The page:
Brian De Palma’s need to know more in ‘Redacted’

"I've hardly ever been in step with much," Brian De Palma said at a recent New York Film Festival media conference for his new movie, "Redacted," and that offhand remark sums up his career as well as anything. After more than 40 years making films and nearly five years into the Iraq war, as Hollywood addresses that mess via mainstream releases like "In the Valley of Elah" and "Rendition," De Palma has made a raw, upsetting movie that has no interest in healing or any of the other Oprah-isms that constitute "adult" filmmaking in Hollywood.

"Redacted," shot in Jordan in about 2 1/2 weeks on high-definition video, is based on a real incident in which American soldiers raped a teenage Iraqi girl, then killed her and her family. The story is similar to the one in De Palma's 1989 Vietnam film "Casualties of War," virtually ignored at the time of its release. But the Iraq war is happening in the time of blogs, camcorders and the Internet, and "Redacted," which opens Nov. 16, tells its entire story through a montage of those media, as well as surveillance cameras, news reports, terrorist websites -- nearly all of it re-created from what De Palma found on the Web. (He was not legally able to follow his impulse to edit this actual footage into a film.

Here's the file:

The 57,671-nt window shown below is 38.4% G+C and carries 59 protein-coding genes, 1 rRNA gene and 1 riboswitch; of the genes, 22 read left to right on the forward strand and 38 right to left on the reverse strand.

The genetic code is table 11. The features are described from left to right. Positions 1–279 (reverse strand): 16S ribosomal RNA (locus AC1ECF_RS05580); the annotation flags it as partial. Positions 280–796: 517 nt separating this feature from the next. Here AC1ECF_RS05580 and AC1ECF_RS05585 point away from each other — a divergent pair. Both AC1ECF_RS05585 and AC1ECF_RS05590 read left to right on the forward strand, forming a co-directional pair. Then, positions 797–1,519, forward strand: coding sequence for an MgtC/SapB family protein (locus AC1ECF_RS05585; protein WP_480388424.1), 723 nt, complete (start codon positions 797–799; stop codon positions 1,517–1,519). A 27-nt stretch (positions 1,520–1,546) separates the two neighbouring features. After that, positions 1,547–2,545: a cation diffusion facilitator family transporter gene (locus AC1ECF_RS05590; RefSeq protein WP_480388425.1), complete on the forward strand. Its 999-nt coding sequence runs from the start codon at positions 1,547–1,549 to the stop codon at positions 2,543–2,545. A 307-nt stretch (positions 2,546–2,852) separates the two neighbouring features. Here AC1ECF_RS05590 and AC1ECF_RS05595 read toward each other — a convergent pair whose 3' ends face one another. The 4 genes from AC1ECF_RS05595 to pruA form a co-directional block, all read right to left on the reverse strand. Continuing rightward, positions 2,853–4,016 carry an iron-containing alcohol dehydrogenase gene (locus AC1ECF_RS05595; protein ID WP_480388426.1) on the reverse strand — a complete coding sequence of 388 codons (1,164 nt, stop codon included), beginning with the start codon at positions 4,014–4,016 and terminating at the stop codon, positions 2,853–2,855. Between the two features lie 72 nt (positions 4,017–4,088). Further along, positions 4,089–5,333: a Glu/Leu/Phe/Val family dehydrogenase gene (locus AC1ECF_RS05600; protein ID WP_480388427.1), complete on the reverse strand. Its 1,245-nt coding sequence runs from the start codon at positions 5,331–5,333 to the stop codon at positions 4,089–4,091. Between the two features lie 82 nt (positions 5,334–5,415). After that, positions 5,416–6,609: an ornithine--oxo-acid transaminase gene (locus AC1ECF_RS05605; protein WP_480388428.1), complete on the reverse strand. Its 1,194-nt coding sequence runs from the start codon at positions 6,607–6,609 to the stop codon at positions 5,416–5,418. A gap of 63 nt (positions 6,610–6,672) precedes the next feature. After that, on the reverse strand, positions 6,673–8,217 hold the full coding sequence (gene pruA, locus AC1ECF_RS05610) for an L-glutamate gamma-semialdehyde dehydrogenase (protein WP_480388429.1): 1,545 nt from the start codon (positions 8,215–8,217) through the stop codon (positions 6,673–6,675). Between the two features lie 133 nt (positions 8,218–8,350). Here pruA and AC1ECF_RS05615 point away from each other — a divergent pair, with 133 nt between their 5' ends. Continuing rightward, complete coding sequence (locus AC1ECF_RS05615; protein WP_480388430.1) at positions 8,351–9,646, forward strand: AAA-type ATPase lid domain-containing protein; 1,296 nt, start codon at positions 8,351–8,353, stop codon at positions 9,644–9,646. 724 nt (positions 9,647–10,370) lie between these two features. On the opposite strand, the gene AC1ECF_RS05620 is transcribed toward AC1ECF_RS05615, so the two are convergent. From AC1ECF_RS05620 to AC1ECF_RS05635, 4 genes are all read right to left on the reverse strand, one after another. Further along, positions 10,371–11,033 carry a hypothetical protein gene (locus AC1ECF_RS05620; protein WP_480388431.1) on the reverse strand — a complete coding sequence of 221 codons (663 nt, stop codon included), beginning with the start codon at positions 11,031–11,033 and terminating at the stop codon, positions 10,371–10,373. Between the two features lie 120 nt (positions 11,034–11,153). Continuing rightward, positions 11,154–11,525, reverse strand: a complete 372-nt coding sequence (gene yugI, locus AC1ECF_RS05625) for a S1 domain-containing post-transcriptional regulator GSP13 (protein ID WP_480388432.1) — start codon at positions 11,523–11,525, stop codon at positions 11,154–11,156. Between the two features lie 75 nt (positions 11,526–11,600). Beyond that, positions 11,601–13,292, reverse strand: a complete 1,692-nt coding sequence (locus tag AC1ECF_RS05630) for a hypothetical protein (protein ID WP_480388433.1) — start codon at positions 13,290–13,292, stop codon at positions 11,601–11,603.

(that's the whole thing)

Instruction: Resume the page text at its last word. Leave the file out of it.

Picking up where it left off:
(Source: LA Times)


Directors, Filmmaking, New Movies


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